In an effort to set up a classroom environment of diversity, I tried to be mindful of materials I included in each center. While setting up the home dramatic play center, I tried to be aware of including foods from various cultures, dolls of varying of races, family book depicting a variety of cultures and races, and so on. I thought I had done a good job of reducing any chance a student would feel invisible or oppressed. For the most part, I think I accomplished my goal.
However, one day I observed a play scene with a few children that concerned me. There are four dolls and four girls in the center at the time of the observation. Three of the girls had a baby doll and one was trying to pull a doll from another child. I asked the girls why they were upset, there was another baby doll in the crib. The two girls pulling on the one doll said they did not like that doll. The doll left in the crib was of Asian race, they had the Caucasian doll, the Hispanic doll, and the black doll. I asked the other two girls if they would trade and they said they did not want to play with that doll either. I was surprised at the response I received from the girls. This caused me to stop and reflect on what I was observing and hearing. I felt I had failed in my effort to model and create an environment of equity for all.
Our class was made up of primarily Caucasian students, one child who’s family is from Guyana, and one child who’s family is from Mexico, not great diversity within our population. Regardless of the limited diversity within the classroom, I try to teach and set up a classroom that supports diversity. This observation could be seen as a racial micro-aggression, in the sense the children did not what to play with that doll because of the race it represented. It could also be seen as children playing out what they are familiar with, the dolls that were being used did represent the diversity of the classroom at the time. It could also simply be that doll was not designed in a way that appealed as well to the children as the other dolls.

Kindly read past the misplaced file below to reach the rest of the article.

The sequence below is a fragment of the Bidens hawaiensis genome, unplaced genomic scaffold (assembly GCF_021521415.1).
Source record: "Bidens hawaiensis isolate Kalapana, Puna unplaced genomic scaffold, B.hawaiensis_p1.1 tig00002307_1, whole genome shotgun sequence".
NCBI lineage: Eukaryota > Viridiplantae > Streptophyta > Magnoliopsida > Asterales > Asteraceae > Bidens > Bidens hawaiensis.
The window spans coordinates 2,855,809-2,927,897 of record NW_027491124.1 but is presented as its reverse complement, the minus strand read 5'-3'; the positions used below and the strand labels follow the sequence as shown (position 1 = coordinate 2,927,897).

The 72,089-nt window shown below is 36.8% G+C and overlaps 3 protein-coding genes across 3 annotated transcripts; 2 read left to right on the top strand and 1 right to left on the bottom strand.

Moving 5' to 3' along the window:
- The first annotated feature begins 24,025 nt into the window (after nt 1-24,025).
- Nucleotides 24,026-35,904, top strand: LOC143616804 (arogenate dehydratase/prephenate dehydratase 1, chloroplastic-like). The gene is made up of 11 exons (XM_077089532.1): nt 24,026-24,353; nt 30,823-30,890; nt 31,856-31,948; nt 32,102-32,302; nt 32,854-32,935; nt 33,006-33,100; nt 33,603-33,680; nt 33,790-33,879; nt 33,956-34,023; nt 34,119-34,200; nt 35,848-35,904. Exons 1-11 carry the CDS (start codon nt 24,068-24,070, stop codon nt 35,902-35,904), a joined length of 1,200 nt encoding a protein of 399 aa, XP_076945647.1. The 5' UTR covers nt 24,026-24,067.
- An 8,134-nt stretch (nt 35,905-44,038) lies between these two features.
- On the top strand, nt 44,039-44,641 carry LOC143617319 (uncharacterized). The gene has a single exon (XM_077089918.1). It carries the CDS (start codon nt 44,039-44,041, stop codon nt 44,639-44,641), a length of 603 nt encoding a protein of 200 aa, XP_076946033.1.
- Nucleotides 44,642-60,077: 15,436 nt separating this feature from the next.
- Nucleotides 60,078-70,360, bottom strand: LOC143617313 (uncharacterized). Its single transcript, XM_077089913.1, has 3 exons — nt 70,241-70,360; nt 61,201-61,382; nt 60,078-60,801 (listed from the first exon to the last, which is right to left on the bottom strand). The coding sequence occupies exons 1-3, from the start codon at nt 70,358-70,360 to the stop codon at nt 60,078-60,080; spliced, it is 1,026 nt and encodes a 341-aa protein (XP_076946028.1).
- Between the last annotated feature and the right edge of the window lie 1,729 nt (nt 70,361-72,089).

Regardless of what the original cause of this action was, I knew as a major role model in the classroom I needed to take action to support the positive growth and development of my students. So I first helped the two girls fighting over the one doll realize they could share the responsibly of taking care of the baby. They were able to work out which childcare roles each of them would take on. I choose to pretend the last baby in the crib was crying and need someone to take care of her. So I picked up the baby changed her diaper, dressed her, feed her, and talked to her. The girls were happy I joined their play and they helped me get things I needed to take care of the baby. Soon there was an incident in an other center that required my attention, so I asked the girl who was not holding a baby at that time to help me by watching over my baby while I was gone. She was happy to take over and help. I eventually made my way back and asked if she needed me to take the baby back. She said it was her baby now and she was making dinner for her. This made me feel like I had had a positive influence and our classroom was back on track being respectful and inclusive of all.
I could have chosen to ignore what I observed or dismissed it as nothing. However, my goal is to instill a sense of shared interconnectedness for all my students and all people they will meet throughout their lives. “Society needs to realize the suppression and oppression of one group oppresses me and my group as well (Laureate, 2011).” It is just as important for me to be positive role model for the diversity within my classroom as well as it is for the diversity outside my classroom.
Laureate Education (Producer). (2011). Microaggressions in everyday life [Video file]
Sue, D. W. (2010). Microaggressions in everyday life: Race, gender, and sexual orientation. New York, NY: Wiley